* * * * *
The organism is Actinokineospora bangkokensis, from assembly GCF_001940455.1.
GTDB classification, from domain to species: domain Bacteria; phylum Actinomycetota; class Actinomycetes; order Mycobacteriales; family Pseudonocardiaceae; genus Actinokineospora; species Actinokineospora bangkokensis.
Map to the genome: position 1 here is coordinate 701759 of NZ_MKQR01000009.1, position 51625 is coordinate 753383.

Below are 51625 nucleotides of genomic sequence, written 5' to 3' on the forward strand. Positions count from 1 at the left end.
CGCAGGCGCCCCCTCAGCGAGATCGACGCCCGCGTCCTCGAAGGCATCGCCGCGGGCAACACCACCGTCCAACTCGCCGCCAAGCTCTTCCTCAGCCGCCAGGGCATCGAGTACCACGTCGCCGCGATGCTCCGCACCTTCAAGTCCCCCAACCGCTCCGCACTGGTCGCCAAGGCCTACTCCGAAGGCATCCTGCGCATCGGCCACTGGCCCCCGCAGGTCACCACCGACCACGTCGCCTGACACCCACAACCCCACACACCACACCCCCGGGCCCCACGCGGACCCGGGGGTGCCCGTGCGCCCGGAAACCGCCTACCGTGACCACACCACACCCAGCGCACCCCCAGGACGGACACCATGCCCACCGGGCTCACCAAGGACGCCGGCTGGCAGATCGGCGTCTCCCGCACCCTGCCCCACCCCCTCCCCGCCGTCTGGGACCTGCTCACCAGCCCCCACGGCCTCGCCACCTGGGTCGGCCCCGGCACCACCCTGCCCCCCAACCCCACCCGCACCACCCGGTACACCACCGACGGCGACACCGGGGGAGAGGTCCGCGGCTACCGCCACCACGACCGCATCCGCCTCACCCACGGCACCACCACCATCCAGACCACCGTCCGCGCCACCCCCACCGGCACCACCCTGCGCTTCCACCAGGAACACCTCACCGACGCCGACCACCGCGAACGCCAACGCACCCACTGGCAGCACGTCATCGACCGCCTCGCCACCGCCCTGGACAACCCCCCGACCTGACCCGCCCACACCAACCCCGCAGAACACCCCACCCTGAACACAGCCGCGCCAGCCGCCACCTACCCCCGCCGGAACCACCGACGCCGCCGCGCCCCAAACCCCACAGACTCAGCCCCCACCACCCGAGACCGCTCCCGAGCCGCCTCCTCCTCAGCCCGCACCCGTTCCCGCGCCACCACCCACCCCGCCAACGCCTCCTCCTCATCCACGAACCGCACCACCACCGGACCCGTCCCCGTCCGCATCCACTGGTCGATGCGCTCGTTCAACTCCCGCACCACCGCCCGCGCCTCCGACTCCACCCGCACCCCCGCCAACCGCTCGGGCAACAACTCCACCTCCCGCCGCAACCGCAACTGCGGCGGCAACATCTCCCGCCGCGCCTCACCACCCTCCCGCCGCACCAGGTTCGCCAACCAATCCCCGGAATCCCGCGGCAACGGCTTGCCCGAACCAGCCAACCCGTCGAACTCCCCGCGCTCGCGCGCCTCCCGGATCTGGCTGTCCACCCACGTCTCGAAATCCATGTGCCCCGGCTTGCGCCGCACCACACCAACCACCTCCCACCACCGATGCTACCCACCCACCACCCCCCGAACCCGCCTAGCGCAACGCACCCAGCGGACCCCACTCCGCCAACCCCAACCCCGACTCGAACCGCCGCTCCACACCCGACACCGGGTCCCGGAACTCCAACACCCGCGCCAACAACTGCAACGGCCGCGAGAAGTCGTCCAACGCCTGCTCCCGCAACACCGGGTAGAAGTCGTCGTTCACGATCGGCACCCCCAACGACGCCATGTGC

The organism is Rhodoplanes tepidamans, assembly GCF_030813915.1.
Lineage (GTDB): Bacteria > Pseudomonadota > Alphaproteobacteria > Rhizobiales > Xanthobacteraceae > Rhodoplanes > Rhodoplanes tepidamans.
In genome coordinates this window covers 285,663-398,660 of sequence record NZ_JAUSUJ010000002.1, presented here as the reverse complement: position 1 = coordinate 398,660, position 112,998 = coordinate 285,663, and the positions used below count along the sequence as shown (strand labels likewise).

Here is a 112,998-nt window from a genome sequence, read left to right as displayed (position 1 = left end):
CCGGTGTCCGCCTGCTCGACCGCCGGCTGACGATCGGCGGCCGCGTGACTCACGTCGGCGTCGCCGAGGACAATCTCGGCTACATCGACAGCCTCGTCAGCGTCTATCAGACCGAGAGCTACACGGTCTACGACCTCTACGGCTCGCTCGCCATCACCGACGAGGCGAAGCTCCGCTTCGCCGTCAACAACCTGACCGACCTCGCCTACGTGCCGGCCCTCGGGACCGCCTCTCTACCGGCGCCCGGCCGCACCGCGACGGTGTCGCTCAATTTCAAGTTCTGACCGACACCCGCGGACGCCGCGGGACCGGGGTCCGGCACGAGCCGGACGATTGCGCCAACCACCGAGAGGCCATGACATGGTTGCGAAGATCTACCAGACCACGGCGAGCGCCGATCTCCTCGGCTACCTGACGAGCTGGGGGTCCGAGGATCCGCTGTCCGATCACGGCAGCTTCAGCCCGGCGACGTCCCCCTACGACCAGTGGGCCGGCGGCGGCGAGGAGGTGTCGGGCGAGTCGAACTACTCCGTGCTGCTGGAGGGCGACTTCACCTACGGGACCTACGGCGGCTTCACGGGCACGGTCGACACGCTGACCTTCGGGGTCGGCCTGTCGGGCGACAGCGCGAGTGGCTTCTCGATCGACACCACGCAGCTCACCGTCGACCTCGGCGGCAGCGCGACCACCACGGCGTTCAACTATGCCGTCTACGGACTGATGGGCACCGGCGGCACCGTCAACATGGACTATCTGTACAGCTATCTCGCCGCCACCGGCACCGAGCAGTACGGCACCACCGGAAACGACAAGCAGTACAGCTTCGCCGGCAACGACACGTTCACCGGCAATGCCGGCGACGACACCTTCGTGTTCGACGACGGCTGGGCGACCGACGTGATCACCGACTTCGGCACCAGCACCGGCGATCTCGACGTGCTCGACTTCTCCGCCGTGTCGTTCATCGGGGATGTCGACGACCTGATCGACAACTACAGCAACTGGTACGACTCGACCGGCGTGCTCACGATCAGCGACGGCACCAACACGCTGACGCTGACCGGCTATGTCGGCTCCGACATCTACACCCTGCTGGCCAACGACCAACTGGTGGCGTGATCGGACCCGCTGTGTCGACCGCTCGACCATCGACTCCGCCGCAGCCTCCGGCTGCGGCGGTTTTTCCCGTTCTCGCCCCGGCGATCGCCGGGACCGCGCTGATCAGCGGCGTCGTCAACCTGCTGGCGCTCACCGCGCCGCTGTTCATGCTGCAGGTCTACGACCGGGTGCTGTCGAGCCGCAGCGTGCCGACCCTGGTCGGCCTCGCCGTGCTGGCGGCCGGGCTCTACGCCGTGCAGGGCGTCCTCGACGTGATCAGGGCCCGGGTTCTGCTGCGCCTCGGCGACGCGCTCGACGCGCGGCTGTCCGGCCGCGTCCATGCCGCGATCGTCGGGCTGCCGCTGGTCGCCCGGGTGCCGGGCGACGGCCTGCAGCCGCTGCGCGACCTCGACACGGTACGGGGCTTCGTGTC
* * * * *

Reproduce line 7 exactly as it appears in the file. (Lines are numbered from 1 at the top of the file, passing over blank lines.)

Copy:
Lineage (GTDB): Bacteria > Pseudomonadota > Alphaproteobacteria > Rhizobiales > Xanthobacteraceae > Rhodoplanes > Rhodoplanes tepidamans.